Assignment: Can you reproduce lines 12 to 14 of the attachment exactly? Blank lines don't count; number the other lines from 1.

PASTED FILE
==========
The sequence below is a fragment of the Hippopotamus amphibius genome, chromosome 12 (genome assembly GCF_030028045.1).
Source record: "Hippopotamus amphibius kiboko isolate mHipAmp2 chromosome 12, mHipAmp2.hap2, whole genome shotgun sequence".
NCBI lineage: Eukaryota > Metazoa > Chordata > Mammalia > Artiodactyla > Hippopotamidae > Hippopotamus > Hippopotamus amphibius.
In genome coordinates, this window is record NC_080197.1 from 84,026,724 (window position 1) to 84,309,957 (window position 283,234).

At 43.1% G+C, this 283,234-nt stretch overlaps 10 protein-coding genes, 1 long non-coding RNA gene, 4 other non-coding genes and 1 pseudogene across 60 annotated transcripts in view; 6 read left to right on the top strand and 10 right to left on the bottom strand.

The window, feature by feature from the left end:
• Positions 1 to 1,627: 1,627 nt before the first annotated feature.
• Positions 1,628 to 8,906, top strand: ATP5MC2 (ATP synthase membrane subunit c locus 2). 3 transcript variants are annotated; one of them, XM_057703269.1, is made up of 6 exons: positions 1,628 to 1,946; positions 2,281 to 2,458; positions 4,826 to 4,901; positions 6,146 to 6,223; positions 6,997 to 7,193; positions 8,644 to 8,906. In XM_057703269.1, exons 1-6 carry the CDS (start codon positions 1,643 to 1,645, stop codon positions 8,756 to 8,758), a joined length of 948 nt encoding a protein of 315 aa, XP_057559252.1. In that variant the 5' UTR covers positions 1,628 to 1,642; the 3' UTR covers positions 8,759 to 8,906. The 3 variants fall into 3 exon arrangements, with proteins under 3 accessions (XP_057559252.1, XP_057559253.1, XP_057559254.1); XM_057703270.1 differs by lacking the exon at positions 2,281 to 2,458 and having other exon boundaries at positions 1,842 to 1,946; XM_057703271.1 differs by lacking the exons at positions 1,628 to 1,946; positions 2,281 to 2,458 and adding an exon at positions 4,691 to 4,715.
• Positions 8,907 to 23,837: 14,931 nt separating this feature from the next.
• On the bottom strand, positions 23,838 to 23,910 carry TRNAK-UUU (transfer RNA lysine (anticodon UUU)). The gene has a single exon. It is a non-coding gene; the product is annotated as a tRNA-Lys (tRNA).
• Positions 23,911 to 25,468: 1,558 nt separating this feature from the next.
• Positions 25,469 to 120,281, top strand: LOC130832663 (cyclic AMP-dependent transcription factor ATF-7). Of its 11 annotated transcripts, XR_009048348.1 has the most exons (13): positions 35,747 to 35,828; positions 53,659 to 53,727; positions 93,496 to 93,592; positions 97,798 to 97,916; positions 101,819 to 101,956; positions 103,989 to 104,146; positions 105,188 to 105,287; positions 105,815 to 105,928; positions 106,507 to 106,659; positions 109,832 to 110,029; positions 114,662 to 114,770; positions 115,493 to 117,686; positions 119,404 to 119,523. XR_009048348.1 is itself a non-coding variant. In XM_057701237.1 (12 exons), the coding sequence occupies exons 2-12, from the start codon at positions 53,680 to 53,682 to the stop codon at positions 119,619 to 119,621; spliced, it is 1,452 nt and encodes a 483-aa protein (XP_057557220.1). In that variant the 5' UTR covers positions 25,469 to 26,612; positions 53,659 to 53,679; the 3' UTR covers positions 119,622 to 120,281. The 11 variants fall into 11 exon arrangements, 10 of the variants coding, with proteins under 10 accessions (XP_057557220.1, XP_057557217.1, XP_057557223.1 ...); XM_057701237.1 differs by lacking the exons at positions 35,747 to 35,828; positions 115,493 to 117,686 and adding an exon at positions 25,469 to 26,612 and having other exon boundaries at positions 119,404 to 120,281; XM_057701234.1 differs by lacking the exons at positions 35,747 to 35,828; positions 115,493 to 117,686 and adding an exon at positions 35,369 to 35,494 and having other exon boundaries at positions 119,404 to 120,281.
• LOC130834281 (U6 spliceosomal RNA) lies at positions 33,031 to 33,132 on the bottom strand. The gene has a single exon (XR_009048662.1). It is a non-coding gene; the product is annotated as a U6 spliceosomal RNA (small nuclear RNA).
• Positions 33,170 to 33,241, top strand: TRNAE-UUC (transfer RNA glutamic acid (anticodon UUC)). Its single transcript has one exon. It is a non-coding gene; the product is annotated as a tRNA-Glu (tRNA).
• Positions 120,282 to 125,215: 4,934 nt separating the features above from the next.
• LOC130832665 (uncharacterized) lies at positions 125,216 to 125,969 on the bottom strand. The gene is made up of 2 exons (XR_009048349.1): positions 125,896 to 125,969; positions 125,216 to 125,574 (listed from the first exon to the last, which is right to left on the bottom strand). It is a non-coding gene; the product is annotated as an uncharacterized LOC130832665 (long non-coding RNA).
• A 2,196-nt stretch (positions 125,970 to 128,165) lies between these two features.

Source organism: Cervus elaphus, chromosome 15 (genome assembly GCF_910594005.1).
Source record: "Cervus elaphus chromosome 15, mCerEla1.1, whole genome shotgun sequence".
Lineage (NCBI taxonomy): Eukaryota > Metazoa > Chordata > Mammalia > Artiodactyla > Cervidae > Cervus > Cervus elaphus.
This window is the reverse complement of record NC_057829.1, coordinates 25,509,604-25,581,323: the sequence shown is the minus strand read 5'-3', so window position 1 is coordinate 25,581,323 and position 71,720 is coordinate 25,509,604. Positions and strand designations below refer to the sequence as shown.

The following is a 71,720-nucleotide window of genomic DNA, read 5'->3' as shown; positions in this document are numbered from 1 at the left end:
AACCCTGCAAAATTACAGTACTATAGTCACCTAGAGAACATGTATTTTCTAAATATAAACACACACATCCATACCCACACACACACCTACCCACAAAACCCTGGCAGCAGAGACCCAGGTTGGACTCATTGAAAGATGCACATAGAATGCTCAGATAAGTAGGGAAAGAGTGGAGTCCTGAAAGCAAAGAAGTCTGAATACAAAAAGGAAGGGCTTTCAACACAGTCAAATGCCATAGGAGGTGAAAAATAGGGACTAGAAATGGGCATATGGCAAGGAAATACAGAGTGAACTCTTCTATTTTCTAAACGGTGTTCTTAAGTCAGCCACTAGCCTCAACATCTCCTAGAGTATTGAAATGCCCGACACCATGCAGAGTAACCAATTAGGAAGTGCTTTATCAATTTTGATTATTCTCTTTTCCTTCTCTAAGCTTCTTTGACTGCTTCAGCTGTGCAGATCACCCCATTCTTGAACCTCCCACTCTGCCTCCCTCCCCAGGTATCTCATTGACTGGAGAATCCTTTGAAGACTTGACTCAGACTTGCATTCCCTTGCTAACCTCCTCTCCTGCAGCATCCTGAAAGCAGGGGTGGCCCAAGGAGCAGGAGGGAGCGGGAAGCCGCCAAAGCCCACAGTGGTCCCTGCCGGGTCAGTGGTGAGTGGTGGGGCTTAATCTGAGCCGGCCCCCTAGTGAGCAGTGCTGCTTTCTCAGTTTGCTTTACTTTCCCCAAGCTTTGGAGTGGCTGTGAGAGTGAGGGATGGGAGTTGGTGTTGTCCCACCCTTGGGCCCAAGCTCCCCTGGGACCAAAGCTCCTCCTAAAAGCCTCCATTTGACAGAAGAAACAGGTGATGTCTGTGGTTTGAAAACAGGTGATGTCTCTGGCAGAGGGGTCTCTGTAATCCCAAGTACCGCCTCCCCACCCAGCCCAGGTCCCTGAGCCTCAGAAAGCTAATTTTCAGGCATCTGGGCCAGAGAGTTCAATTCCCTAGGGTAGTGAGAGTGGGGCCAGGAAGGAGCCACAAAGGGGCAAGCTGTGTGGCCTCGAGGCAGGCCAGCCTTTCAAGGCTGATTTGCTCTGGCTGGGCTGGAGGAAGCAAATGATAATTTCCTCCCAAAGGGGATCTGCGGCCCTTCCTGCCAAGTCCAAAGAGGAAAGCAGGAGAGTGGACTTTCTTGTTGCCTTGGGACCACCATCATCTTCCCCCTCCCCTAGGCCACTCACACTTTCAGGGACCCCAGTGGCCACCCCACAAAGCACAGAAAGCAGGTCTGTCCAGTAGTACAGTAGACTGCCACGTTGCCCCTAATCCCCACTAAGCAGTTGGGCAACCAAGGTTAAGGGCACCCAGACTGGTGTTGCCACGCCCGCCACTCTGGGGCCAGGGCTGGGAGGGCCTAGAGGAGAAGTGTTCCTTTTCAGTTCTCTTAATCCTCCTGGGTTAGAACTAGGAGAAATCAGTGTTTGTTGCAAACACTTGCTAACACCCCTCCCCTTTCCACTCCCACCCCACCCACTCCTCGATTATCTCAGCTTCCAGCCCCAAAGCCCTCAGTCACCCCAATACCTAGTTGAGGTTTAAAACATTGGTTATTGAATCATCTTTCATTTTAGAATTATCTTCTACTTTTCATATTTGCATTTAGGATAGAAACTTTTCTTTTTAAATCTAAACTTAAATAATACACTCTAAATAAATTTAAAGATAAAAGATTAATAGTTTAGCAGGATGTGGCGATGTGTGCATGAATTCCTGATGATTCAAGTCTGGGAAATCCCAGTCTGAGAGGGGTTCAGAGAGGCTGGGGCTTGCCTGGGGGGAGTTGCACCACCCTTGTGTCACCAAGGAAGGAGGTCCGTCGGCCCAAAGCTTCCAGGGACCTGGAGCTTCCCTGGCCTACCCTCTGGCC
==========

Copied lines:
• Positions 25,469 to 120,281, top strand: LOC130832663 (cyclic AMP-dependent transcription factor ATF-7). Of its 11 annotated transcripts, XR_009048348.1 has the most exons (13): positions 35,747 to 35,828; positions 53,659 to 53,727; positions 93,496 to 93,592; positions 97,798 to 97,916; positions 101,819 to 101,956; positions 103,989 to 104,146; positions 105,188 to 105,287; positions 105,815 to 105,928; positions 106,507 to 106,659; positions 109,832 to 110,029; positions 114,662 to 114,770; positions 115,493 to 117,686; positions 119,404 to 119,523. XR_009048348.1 is itself a non-coding variant. In XM_057701237.1 (12 exons), the coding sequence occupies exons 2-12, from the start codon at positions 53,680 to 53,682 to the stop codon at positions 119,619 to 119,621; spliced, it is 1,452 nt and encodes a 483-aa protein (XP_057557220.1). In that variant the 5' UTR covers positions 25,469 to 26,612; positions 53,659 to 53,679; the 3' UTR covers positions 119,622 to 120,281. The 11 variants fall into 11 exon arrangements, 10 of the variants coding, with proteins under 10 accessions (XP_057557220.1, XP_057557217.1, XP_057557223.1 ...); XM_057701237.1 differs by lacking the exons at positions 35,747 to 35,828; positions 115,493 to 117,686 and adding an exon at positions 25,469 to 26,612 and having other exon boundaries at positions 119,404 to 120,281; XM_057701234.1 differs by lacking the exons at positions 35,747 to 35,828; positions 115,493 to 117,686 and adding an exon at positions 35,369 to 35,494 and having other exon boundaries at positions 119,404 to 120,281.
• LOC130834281 (U6 spliceosomal RNA) lies at positions 33,031 to 33,132 on the bottom strand. The gene has a single exon (XR_009048662.1). It is a non-coding gene; the product is annotated as a U6 spliceosomal RNA (small nuclear RNA).
• Positions 33,170 to 33,241, top strand: TRNAE-UUC (transfer RNA glutamic acid (anticodon UUC)). Its single transcript has one exon. It is a non-coding gene; the product is annotated as a tRNA-Glu (tRNA).